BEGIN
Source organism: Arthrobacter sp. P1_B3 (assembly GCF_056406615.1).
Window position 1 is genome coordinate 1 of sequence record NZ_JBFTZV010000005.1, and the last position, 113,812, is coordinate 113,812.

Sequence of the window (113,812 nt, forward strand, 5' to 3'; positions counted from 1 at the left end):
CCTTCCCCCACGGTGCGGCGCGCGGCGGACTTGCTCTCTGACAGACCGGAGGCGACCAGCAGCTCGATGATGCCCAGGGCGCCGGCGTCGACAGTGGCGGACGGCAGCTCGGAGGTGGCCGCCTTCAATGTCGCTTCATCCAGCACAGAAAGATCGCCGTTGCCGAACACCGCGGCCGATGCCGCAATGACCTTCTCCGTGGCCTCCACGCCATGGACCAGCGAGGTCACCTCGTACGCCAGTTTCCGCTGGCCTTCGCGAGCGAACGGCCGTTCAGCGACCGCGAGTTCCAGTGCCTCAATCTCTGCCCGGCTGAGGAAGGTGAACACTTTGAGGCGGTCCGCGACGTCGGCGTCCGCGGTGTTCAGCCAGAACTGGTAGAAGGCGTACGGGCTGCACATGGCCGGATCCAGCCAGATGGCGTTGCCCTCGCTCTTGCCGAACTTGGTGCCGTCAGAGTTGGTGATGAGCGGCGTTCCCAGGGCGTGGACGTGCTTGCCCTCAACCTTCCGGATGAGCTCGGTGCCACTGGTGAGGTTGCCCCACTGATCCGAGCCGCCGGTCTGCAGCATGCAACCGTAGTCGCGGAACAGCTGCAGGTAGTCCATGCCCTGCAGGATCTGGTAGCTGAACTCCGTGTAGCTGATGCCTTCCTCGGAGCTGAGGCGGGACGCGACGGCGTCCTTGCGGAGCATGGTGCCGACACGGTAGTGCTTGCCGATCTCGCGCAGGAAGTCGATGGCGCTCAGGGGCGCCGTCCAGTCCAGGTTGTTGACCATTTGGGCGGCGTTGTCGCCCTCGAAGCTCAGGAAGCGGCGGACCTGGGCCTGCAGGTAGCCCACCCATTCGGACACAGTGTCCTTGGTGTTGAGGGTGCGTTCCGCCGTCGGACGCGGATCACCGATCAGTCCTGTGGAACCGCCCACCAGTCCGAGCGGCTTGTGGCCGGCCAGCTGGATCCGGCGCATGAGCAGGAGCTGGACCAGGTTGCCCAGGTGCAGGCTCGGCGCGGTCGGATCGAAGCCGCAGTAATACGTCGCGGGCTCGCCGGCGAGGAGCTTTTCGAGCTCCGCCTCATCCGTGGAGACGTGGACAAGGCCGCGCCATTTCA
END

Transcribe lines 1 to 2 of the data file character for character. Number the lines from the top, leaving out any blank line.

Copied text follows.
Source organism: Arthrobacter sp. P1_B3 (assembly GCF_056406615.1).
Window position 1 is genome coordinate 1 of sequence record NZ_JBFTZV010000005.1, and the last position, 113,812, is coordinate 113,812.